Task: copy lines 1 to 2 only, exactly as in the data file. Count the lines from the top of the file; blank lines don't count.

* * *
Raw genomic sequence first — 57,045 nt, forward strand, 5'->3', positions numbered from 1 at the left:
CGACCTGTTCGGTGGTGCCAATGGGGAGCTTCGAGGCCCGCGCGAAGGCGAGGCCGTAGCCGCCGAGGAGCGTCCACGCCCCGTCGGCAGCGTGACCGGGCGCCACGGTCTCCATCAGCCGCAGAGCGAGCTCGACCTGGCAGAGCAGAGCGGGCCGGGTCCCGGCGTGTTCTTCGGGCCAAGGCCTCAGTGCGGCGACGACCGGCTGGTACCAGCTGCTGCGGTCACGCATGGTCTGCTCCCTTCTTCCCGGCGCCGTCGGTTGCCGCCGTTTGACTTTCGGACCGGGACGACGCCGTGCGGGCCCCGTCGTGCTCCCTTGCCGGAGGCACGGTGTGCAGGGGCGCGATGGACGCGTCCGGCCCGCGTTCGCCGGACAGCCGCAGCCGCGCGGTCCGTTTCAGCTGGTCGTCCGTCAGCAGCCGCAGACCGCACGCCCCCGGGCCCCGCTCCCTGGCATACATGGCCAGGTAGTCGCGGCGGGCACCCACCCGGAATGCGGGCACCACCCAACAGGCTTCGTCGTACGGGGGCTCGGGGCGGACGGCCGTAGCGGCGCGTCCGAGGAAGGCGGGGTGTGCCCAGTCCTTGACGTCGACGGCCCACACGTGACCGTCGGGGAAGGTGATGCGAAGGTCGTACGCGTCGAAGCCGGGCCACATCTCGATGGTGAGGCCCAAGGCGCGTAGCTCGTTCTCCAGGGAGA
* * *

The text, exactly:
Raw genomic sequence first — 57,045 nt, forward strand, 5'->3', positions numbered from 1 at the left:
CGACCTGTTCGGTGGTGCCAATGGGGAGCTTCGAGGCCCGCGCGAAGGCGAGGCCGTAGCCGCCGAGGAGCGTCCACGCCCCGTCGGCAGCGTGACCGGGCGCCACGGTCTCCATCAGCCGCAGAGCGAGCTCGACCTGGCAGAGCAGAGCGGGCCGGGTCCCGGCGTGTTCTTCGGGCCAAGGCCTCAGTGCGGCGACGACCGGCTGGTACCAGCTGCTGCGGTCACGCATGGTCTGCTCCCTTCTTCCCGGCGCCGTCGGTTGCCGCCGTTTGACTTTCGGACCGGGACGACGCCGTGCGGGCCCCGTCGTGCTCCCTTGCCGGAGGCACGGTGTGCAGGGGCGCGATGGACGCGTCCGGCCCGCGTTCGCCGGACAGCCGCAGCCGCGCGGTCCGTTTCAGCTGGTCGTCCGTCAGCAGCCGCAGACCGCACGCCCCCGGGCCCCGCTCCCTGGCATACATGGCCAGGTAGTCGCGGCGGGCACCCACCCGGAATGCGGGCACCACCCAACAGGCTTCGTCGTACGGGGGCTCGGGGCGGACGGCCGTAGCGGCGCGTCCGAGGAAGGCGGGGTGTGCCCAGTCCTTGACGTCGACGGCCCACACGTGACCGTCGGGGAAGGTGATGCGAAGGTCGTACGCGTCGAAGCCGGGCCACATCTCGATGGTGAGGCCCAAGGCGCGTAGCTCGTTCTCCAGGGAGA